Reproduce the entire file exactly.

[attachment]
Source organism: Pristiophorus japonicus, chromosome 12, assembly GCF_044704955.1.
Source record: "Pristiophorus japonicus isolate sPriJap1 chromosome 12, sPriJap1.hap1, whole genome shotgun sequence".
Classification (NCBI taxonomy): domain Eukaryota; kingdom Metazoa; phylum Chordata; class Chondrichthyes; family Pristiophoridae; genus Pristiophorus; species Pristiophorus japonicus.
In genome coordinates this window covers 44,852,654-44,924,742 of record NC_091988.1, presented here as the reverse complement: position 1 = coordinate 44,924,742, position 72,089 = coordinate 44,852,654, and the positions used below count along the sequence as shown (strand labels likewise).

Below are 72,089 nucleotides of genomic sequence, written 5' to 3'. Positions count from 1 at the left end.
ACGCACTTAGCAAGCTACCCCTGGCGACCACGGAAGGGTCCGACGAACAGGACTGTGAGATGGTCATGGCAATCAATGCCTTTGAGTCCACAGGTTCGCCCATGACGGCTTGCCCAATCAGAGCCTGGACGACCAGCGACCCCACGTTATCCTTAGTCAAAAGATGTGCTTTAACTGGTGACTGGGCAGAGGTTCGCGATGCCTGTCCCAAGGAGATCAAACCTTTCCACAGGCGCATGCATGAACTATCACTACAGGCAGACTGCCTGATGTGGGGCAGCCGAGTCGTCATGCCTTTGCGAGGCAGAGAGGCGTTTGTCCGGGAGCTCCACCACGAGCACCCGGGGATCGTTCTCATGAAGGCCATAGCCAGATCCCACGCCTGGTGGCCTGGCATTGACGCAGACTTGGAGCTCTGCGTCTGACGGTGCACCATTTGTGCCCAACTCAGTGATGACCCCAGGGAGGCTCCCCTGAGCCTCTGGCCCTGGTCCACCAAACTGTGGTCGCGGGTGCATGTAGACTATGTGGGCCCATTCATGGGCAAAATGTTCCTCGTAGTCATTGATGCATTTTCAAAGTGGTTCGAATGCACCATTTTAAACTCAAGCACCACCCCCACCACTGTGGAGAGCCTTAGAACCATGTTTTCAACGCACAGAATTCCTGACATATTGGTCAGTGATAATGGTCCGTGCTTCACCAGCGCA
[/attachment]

Source organism: Pristiophorus japonicus, chromosome 12, assembly GCF_044704955.1.
Source record: "Pristiophorus japonicus isolate sPriJap1 chromosome 12, sPriJap1.hap1, whole genome shotgun sequence".
Classification (NCBI taxonomy): domain Eukaryota; kingdom Metazoa; phylum Chordata; class Chondrichthyes; family Pristiophoridae; genus Pristiophorus; species Pristiophorus japonicus.
In genome coordinates this window covers 44,852,654-44,924,742 of record NC_091988.1, presented here as the reverse complement: position 1 = coordinate 44,924,742, position 72,089 = coordinate 44,852,654, and the positions used below count along the sequence as shown (strand labels likewise).

Below are 72,089 nucleotides of genomic sequence, written 5' to 3'. Positions count from 1 at the left end.
ACGCACTTAGCAAGCTACCCCTGGCGACCACGGAAGGGTCCGACGAACAGGACTGTGAGATGGTCATGGCAATCAATGCCTTTGAGTCCACAGGTTCGCCCATGACGGCTTGCCCAATCAGAGCCTGGACGACCAGCGACCCCACGTTATCCTTAGTCAAAAGATGTGCTTTAACTGGTGACTGGGCAGAGGTTCGCGATGCCTGTCCCAAGGAGATCAAACCTTTCCACAGGCGCATGCATGAACTATCACTACAGGCAGACTGCCTGATGTGGGGCAGCCGAGTCGTCATGCCTTTGCGAGGCAGAGAGGCGTTTGTCCGGGAGCTCCACCACGAGCACCCGGGGATCGTTCTCATGAAGGCCATAGCCAGATCCCACGCCTGGTGGCCTGGCATTGACGCAGACTTGGAGCTCTGCGTCTGACGGTGCACCATTTGTGCCCAACTCAGTGATGACCCCAGGGAGGCTCCCCTGAGCCTCTGGCCCTGGTCCACCAAACTGTGGTCGCGGGTGCATGTAGACTATGTGGGCCCATTCATGGGCAAAATGTTCCTCGTAGTCATTGATGCATTTTCAAAGTGGTTCGAATGCACCATTTTAAACTCAAGCACCACCCCCACCACTGTGGAGAGCCTTAGAACCATGTTTTCAACGCACAGAATTCCTGACATATTGGTCAGTGATAATGGTCCGTGCTTCACCAGCGCA